Redfish with rope attached hooked in Vermilion Bay

(Photos courtesy Donald Gilbert)

When Mike Viguerie of New Iberia posted pictures of a redfish that his cousin caught on a popular Louisiana fishing page, he knew they would attract some attention; the fish had certainly captured his attention.

He couldn’t stop thinking about the strange fish and the mystery of how it came to be the way it was.

Donald Gilbert, Viguerie’s cousin, caught the bull red in Vermilion Bay near the mouth of Boston Canal on Aug. 21. He’d hooked the fish on the bottom on a Carolina rig and dead shrimp.

It was a good-sized bull red, but that’s not what made it special. What made it one-of-a-kind was the garrote that dangled from its ‘throat.’

In the images Viguerie posted on social media, cordage springs from the fish’s flesh in two places, rope-like appendages tied together at its side in a neat knot. A long tag dangles from the knot where the line has been broken or cut. The rope is brown and green with age, and a deep scar runs vertically from one outlet of the rope to the other behind the gill plate; the scarring is blood red where the rope has scored into the fish’s flesh.

Gilbert fought the fish for 10 minutes on heavy tackle, so when he hauled it into the boat, neither man suspected that the fish was anything more than a nice bull red on an otherwise slow day.

“I didn’t notice the rope because it was turned away from us while we were removing the hook,” Viguerie said.

A surprising discovery

But when they flipped the fish, they needed a moment to process what they saw.

“I realized that someone had roped and tied it, and that it had got away somehow,” Viguerie said. “After I realized what I was looking at, I took the pictures.

“The fish had been tied for a long time, because the skin had grown over the rope,” Viguerie said. “I think that somebody wanted to use it in a rodeo; it was a huge fish, but when it was tied — maybe a year or two ago — it was probably under 27 inches and could have been used for a limit.”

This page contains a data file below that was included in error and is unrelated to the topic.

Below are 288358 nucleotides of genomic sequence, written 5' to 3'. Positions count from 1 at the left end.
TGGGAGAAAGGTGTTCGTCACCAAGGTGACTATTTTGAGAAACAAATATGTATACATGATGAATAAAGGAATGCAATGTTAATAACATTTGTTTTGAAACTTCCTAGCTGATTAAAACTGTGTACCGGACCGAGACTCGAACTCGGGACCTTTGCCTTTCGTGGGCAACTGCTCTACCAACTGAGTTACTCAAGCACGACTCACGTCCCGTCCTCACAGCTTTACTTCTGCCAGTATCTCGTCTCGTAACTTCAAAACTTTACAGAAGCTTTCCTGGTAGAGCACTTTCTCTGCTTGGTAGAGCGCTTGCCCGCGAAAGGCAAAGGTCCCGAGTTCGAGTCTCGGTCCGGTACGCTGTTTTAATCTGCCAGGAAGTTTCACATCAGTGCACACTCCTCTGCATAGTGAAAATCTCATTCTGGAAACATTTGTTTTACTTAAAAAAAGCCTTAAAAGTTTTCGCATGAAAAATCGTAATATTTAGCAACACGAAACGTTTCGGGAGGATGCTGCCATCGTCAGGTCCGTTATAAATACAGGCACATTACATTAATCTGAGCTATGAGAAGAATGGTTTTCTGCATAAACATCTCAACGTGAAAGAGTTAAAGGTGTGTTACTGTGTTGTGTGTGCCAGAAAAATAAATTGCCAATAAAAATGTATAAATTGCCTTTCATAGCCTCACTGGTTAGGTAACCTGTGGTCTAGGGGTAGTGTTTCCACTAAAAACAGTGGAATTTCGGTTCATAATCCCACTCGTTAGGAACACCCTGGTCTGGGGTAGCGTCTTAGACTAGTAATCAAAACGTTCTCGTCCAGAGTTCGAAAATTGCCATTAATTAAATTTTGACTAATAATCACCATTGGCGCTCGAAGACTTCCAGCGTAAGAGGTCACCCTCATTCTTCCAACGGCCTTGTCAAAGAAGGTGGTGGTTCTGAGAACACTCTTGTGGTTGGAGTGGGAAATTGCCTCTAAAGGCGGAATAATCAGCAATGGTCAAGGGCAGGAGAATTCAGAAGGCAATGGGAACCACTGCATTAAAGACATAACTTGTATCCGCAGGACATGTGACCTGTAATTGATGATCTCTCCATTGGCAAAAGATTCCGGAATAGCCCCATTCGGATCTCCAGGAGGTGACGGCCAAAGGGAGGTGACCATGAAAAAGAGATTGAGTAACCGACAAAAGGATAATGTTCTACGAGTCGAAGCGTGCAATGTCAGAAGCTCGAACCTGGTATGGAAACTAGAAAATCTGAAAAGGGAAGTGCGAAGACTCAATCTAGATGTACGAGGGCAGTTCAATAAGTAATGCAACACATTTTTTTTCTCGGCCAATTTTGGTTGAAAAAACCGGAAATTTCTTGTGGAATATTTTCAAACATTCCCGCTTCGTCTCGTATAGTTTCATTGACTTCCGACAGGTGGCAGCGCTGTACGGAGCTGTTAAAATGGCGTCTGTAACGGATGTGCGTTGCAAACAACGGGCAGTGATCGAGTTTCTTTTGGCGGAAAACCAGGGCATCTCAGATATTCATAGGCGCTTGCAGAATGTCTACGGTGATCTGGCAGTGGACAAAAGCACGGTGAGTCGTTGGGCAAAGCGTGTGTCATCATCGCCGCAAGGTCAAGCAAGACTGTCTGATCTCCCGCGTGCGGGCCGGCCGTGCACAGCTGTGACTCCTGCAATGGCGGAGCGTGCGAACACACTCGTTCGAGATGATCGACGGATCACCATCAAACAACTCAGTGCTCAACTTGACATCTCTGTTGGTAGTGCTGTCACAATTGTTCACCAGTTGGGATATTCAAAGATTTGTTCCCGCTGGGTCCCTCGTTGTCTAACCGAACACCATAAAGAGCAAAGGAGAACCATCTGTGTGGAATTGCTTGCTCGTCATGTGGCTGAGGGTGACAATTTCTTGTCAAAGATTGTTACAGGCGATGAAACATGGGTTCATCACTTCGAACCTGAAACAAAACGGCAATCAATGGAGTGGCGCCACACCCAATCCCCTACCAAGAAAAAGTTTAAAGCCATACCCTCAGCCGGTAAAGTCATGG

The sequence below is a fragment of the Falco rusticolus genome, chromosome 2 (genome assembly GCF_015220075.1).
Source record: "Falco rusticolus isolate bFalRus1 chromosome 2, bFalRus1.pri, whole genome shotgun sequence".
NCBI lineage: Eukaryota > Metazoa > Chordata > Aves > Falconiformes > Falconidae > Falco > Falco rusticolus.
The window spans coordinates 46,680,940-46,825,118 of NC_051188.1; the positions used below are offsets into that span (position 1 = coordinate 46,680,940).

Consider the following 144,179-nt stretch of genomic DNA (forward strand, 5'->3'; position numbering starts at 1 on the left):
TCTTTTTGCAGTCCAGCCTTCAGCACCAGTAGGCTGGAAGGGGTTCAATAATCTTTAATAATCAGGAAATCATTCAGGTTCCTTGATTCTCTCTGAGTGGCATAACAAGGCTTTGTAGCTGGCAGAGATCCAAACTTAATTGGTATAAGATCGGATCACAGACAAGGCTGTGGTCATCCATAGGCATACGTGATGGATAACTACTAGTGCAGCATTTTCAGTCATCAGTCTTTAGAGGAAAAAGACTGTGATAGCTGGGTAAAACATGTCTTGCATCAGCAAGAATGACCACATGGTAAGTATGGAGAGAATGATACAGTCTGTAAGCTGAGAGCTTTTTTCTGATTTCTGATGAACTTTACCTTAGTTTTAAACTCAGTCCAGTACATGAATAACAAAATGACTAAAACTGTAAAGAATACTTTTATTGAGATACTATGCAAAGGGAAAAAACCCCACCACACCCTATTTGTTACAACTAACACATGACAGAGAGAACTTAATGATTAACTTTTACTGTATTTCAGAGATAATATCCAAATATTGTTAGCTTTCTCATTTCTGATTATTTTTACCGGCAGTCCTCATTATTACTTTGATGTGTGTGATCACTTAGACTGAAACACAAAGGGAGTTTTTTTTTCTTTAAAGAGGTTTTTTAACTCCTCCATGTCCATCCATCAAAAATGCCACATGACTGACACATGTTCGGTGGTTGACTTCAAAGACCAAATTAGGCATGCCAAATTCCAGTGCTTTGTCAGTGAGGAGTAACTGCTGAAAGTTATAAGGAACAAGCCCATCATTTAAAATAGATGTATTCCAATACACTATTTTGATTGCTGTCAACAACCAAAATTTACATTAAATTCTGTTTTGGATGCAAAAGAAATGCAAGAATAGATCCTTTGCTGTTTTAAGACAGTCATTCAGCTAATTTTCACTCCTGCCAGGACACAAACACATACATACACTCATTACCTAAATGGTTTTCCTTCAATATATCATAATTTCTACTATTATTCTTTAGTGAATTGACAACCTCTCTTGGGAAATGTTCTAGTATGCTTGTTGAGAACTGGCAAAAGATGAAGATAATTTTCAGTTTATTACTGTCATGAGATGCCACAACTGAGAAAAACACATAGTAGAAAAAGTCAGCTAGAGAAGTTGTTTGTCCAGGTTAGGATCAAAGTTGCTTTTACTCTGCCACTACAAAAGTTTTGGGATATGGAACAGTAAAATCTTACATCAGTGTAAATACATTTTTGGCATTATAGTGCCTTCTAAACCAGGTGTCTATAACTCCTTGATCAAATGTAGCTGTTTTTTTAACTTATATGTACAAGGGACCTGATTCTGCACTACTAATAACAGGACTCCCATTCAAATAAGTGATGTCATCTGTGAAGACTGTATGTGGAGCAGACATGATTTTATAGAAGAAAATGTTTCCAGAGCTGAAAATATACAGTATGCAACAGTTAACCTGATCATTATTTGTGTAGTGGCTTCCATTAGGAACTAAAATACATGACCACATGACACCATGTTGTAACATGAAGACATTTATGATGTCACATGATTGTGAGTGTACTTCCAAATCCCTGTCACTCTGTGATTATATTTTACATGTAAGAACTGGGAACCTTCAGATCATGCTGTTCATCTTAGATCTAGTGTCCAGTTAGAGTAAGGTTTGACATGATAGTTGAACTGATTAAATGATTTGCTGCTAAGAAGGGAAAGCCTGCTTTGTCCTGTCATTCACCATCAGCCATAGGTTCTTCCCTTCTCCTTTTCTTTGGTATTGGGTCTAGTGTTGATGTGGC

The men decided to keep the fish.

“But later on, I started feeling bad about it,” Viguerie said. “I wish I would have cut the rope as close to the skin as possible and let it go; but we hadn’t caught many redfish that day, and my cousin wanted to keep some.”

Viguerie kept the head of the fish in his freezer for a couple of days but eventually threw it away.

“My wife got fussy about it,” Viguerie said, laughing. “I thought somebody might want to look at it, but eventually she won out.”

Theories abound

Viguerie still wonders about how the fish was tied.

“Typically, you run a rope through the mouth and out of a gill and tie it, but this fish couldn’t have been tied that way,” Viguerie said. “The rope didn’t come out of the mouth; the rope came up and out at the top of the gill-plate, and the other end came out between the fins at the bottom, through the skin.

“So, maybe (he) put the rope through both gills, and as the fish grew, (it) grew around the rope until (it appeared to be) coming out of the skin.” Viguerie said. “Somebody tied it that way so the rope wouldn’t leave any marks on the mouth; they were probably (cheating) in a redfish rodeo.”

The pictures Viguerie posted on social media received an immediate reaction from local fishermen, many of whom posited their own theories about how the garroted fish got that way.

Jake JG wrote: “In the fall, when there’s a NE wind, 7 to 11 mph, I lasso redfish in the marsh. Conditions gotta be right though. Rope only snapped on me a couple times. Must be one of those. Nice recovery.”

David Alphonso Jr. observed: “Redfish are amazingly durable. #RedfishStrong”

Mark Blanchard asked: “Could it have been part of a gill net someone set out illegally?”

Douglas Greig wrote: “’Looks like decoy string. We (accidentally) caught a redfish in a decoy where we made a loop to shorten the string.”

Brian Laughlin offered: “It was possibly too small at the time it was caught, so someone tied it up, and when the warden showed up, they cut the line.”

Errol Campbell exclaimed: “Crab line got him!”

It will remain a mystery

“Whatever happened to the fish, it got away, and then I killed it,” Viguerie said. “And after it lived through all that…. I’m kind of upset about it now.

“I wish I would have cut the rope, and let it go,” Viguerie said. “Everybody who (has) commented about it has a theory, but I think someone tried to cheat in a rodeo; I think that’s what really happened.”

Some mysteries are not meant to be solved, and that’s okay.

But still…. What happened to the garroted redfish?

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About Will Martin 95 Articles
Will Martin is an adventure writer based in New Orleans, LA. He pens fiction and nonfiction stories at willmartin.info, and is a staff writer at Louisiana Sportsman. He can be reached at willm@lasmag.com.

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